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Falcon 9 pad explosion
Launch failures, like the Falcon 9 pad explosion in September, are a reminder of the importance of a properly negotiated launch contract. (credit: USLaunchReport.com)

Negotiating a launch contract for a mishap


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Launch failures always raise the question of who bears the brunt of such failures. In a complicated scenario, such as the September explosion of a Falcon 9 on the launch pad prior to a static-fire test, a launch contract with clear liability allocation (and limitation) can be a blessing.

An industry outsider may find it surprising that a multi-million-dollar contract refrains from establishing liability upon the parties for failure to accomplishing their respective obligations, and commits them only to making their best efforts.

A well-negotiated launch contract will provide a complex system of reciprocal waivers of liability, indemnification granted by the parties, commitments to obtain insurance, and the inclusion of the best-efforts principle.1 The best-efforts principle and reciprocal waiver of liability are the most prominent features of launch contracts. Under the best-efforts principle, the launch provider “limits its obligations to making its best efforts instead of warranting the actual placing of the satellite in orbit.”2 Under the reciprocal waiver of liability principle, both the launch provider and user agree to be responsible for any damage which they may sustain to their own property and employees during the launch operations. It is immaterial whether the damage is caused by the launch provider, the user, or third parties, and whether such damage arises through negligence or otherwise.3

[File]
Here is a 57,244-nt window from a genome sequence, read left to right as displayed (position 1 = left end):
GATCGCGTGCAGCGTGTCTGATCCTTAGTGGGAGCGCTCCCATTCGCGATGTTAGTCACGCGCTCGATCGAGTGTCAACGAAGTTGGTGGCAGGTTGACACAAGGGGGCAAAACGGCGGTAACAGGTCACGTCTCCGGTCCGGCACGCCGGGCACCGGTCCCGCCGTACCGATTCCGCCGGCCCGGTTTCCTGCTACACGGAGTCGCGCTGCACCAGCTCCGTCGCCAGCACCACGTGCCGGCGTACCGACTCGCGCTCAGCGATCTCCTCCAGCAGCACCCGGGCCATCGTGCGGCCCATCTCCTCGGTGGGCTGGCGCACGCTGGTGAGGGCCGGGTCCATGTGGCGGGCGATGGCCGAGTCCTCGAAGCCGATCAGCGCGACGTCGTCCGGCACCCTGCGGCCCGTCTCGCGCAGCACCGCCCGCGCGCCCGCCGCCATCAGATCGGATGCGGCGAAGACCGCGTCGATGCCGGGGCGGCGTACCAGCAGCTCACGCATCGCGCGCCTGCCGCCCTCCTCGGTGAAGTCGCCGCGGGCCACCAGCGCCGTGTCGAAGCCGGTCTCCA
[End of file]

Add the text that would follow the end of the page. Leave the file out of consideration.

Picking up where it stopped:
An industry outsider may find it surprising that a multi-million-dollar contract refrains from establishing liability upon the parties for failure to accomplishing their respective obligations, and commits them only to making their best efforts. However, this industry practice of incorporating reciprocal waivers of liability and the best-efforts principle has evolved from the need to limit the universe of complex risks assumed by launch providers. First, it is not often that the cause of the failure lies at the end of the user.4 Second, a launch is a complex transaction involving not only the launch provider and the user, but also the payload manufacturer, the government, contractors, and sub-contractors, and it can often be difficult to pinpoint liability. Third, a launch failure may cause damage not only to the payload and launch vehicle but also to persons and property who may not be even involved in the space venture. Accordingly, the system of reciprocal waivers has been used by organizations like NASA and Arianespace for years and it has now become a standard clause in launch contracts.5

The launch contract should further specify the party that is under an obligation to purchase the insurance cover, which is usually the launch provider. The other party should ensure that the terms and conditions of the insurance policy and the insurer are subject to their approval. Considering the nature of the activity, liability towards third parties who are not connected with the launch can never be ruled out. Third party liability insurance, therefore, is customary.